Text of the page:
Stern said Monday that although LeBron James was guilty of bad taste in announcing where he wanted to play in a one-hour ESPN special that attracted 10 million viewers, James, Dwyane Wade and Chris Bosh violated no league rules in discussing free agency among themselves. Furthermore, the league isn't investigating how the Heat managed to land all three, Stern said.
Following a meeting of NBA owners in Las Vegas, Stern said he would have advised James to tell the Cleveland Cavaliers of his choice to leave for the Miami Heat earlier than he did, but James was “entitled” to joint he Heat.
"The advice that he received on this was poor," Stern said. "The performance was fine. His honesty and his integrity, I think, shined through. But this decision was ill-conceived."
Stern also took action against Cleveland owner Dan Gilbert, fining him $100,000 for words that the commissioner described as "a little bit extreme" in the wake of James’ decision.
Gilbert released a sharp-tongued statement shortly after James' announcement last Thursday, calling it "narcissistic" and "cowardly behavior." Later, Gilbert told The Associated Press in a phone interview that he felt James quit on the Cavs during the playoffs the past two years.
Even Rev. Jesse Jackson received a rebuke of sorts from Stern.
Jackson responded to Gilbert's remarks on Sunday by saying the Cavs owner sees James as a "runaway slave" and that Gilbert's comments put the player in danger. "He speaks as an owner of LeBron and not the owner of the Cleveland Cavaliers," Jackson said in a release from his Chicago-based civil-rights group.
Stern said Jackson is a friend and ally to the league, but as with Gilbert, felt the reaction simply went too far.
"However well-meaning Jesse may be in the premise on this one, he is, as he rarely is, mistaken," Stern said. "And I would have told him so had he called me before he issued his statement, rather than this morning. But he is a good friend of the NBA and our players. Has worked arduously on many good causes and we work together in many matters."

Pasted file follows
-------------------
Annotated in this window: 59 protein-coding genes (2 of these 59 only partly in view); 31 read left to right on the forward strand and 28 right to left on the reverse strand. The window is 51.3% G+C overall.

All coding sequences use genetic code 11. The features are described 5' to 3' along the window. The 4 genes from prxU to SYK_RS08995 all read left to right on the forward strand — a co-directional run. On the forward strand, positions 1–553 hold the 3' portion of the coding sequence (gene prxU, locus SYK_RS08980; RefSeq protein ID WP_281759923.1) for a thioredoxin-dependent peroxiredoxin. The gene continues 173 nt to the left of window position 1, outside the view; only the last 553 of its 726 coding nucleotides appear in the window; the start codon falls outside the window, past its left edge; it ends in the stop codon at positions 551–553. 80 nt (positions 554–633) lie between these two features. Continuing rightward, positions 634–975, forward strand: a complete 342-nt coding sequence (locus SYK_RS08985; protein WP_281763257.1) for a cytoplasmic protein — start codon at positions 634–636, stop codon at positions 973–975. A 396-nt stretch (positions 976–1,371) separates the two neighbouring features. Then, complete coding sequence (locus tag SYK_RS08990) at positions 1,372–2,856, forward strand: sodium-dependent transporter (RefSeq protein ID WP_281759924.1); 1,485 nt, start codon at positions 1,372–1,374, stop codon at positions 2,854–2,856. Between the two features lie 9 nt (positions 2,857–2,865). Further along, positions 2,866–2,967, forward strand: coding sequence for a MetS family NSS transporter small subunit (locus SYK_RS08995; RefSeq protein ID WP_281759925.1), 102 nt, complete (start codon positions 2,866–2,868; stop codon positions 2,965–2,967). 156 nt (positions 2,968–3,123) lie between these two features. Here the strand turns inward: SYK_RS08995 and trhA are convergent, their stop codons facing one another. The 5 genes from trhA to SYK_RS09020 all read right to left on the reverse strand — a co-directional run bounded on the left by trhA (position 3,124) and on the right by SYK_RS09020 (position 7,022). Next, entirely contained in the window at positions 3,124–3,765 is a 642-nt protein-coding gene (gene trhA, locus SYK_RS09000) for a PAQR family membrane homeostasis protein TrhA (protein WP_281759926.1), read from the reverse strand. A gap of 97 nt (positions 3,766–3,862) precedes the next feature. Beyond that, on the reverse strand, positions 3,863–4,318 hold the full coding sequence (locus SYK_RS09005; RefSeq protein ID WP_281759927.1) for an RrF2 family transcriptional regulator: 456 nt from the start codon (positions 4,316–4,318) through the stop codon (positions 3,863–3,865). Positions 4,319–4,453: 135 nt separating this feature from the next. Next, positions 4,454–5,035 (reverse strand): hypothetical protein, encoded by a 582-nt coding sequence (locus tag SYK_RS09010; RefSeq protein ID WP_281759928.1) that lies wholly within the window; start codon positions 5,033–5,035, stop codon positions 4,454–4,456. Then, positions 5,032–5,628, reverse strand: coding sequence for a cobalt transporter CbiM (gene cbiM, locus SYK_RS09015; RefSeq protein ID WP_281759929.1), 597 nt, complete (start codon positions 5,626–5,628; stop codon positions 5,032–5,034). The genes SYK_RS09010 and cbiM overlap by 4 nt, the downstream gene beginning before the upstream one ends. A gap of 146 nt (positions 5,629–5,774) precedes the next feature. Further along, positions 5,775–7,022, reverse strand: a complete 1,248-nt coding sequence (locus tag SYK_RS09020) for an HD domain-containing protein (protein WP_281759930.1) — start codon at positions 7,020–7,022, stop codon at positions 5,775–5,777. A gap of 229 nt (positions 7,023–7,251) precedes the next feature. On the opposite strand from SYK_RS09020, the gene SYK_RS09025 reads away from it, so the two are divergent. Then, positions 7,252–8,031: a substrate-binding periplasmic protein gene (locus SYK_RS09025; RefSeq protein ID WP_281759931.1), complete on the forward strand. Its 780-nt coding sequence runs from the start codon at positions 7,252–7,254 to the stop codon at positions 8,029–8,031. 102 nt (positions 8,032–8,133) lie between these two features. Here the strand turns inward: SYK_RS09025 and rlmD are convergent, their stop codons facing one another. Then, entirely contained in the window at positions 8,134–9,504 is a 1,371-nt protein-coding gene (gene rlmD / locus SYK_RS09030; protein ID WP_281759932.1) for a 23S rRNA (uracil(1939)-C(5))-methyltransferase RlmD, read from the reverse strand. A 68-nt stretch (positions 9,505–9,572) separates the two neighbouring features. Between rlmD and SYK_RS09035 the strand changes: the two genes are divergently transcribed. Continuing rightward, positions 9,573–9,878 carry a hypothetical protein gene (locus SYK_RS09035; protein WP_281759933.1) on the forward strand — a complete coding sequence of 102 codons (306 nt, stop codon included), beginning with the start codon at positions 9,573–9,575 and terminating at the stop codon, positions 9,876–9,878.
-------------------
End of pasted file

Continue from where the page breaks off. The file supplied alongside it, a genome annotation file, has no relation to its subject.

James, Wade and Bosh all decided last week to play together in Miami, working out six-year deals after talking with each other at times throughout the free-agent process. Dallas Mavericks owner Mark Cuban said Sunday he wanted the NBA to examine how all three joined the same team.
But in the Monday meeting of the league's Board of Governors, no formal complaints were levied, Stern said.
"Our players, having negotiated for the right to be free agents at some point in their career, are totally within their rights to seek employment with any other team," Stern said. "That's something we agreed to. That's something we embrace. That's our system."Further, Stern said James was "entitled" to make his move to South Florida. He also congratulated Miami for its free-agent approach.
"Miami did a pretty good job of clearing out cap space and putting together a plan," Stern said.